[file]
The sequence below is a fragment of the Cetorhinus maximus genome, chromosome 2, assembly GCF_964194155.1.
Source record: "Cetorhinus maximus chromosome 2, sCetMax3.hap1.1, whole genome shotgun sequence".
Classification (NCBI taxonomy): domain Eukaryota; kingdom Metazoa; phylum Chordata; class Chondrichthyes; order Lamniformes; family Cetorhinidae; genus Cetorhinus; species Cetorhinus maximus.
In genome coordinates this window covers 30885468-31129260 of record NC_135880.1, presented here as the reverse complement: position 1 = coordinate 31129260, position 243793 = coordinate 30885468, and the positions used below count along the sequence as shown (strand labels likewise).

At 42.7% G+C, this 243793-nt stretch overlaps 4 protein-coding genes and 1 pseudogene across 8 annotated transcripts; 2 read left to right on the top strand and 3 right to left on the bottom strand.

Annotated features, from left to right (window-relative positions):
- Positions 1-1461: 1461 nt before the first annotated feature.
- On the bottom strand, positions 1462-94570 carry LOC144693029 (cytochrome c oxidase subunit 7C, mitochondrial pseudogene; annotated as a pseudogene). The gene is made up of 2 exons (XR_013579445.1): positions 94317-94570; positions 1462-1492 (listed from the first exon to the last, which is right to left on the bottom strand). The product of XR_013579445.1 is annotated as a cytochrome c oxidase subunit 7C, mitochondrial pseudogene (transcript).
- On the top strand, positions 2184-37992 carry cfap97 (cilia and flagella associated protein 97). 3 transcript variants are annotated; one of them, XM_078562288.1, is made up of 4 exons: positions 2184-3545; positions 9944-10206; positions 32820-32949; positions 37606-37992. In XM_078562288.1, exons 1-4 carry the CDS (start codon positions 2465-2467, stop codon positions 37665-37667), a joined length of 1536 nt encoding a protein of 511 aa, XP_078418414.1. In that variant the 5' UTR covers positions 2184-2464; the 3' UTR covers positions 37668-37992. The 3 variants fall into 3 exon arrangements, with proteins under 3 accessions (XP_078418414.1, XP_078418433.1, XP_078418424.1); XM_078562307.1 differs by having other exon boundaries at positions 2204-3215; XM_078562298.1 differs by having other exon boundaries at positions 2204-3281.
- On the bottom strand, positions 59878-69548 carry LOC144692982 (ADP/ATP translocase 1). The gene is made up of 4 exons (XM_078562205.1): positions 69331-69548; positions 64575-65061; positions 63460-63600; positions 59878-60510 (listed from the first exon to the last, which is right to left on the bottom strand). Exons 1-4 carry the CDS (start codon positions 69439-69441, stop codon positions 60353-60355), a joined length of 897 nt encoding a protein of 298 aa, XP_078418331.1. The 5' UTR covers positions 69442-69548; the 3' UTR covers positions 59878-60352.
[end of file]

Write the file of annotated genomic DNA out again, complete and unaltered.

The sequence below is a fragment of the Cetorhinus maximus genome, chromosome 2, assembly GCF_964194155.1.
Source record: "Cetorhinus maximus chromosome 2, sCetMax3.hap1.1, whole genome shotgun sequence".
Classification (NCBI taxonomy): domain Eukaryota; kingdom Metazoa; phylum Chordata; class Chondrichthyes; order Lamniformes; family Cetorhinidae; genus Cetorhinus; species Cetorhinus maximus.
In genome coordinates this window covers 30885468-31129260 of record NC_135880.1, presented here as the reverse complement: position 1 = coordinate 31129260, position 243793 = coordinate 30885468, and the positions used below count along the sequence as shown (strand labels likewise).

At 42.7% G+C, this 243793-nt stretch overlaps 4 protein-coding genes and 1 pseudogene across 8 annotated transcripts; 2 read left to right on the top strand and 3 right to left on the bottom strand.

Annotated features, from left to right (window-relative positions):
- Positions 1-1461: 1461 nt before the first annotated feature.
- On the bottom strand, positions 1462-94570 carry LOC144693029 (cytochrome c oxidase subunit 7C, mitochondrial pseudogene; annotated as a pseudogene). The gene is made up of 2 exons (XR_013579445.1): positions 94317-94570; positions 1462-1492 (listed from the first exon to the last, which is right to left on the bottom strand). The product of XR_013579445.1 is annotated as a cytochrome c oxidase subunit 7C, mitochondrial pseudogene (transcript).
- On the top strand, positions 2184-37992 carry cfap97 (cilia and flagella associated protein 97). 3 transcript variants are annotated; one of them, XM_078562288.1, is made up of 4 exons: positions 2184-3545; positions 9944-10206; positions 32820-32949; positions 37606-37992. In XM_078562288.1, exons 1-4 carry the CDS (start codon positions 2465-2467, stop codon positions 37665-37667), a joined length of 1536 nt encoding a protein of 511 aa, XP_078418414.1. In that variant the 5' UTR covers positions 2184-2464; the 3' UTR covers positions 37668-37992. The 3 variants fall into 3 exon arrangements, with proteins under 3 accessions (XP_078418414.1, XP_078418433.1, XP_078418424.1); XM_078562307.1 differs by having other exon boundaries at positions 2204-3215; XM_078562298.1 differs by having other exon boundaries at positions 2204-3281.
- On the bottom strand, positions 59878-69548 carry LOC144692982 (ADP/ATP translocase 1). The gene is made up of 4 exons (XM_078562205.1): positions 69331-69548; positions 64575-65061; positions 63460-63600; positions 59878-60510 (listed from the first exon to the last, which is right to left on the bottom strand). Exons 1-4 carry the CDS (start codon positions 69439-69441, stop codon positions 60353-60355), a joined length of 897 nt encoding a protein of 298 aa, XP_078418331.1. The 5' UTR covers positions 69442-69548; the 3' UTR covers positions 59878-60352.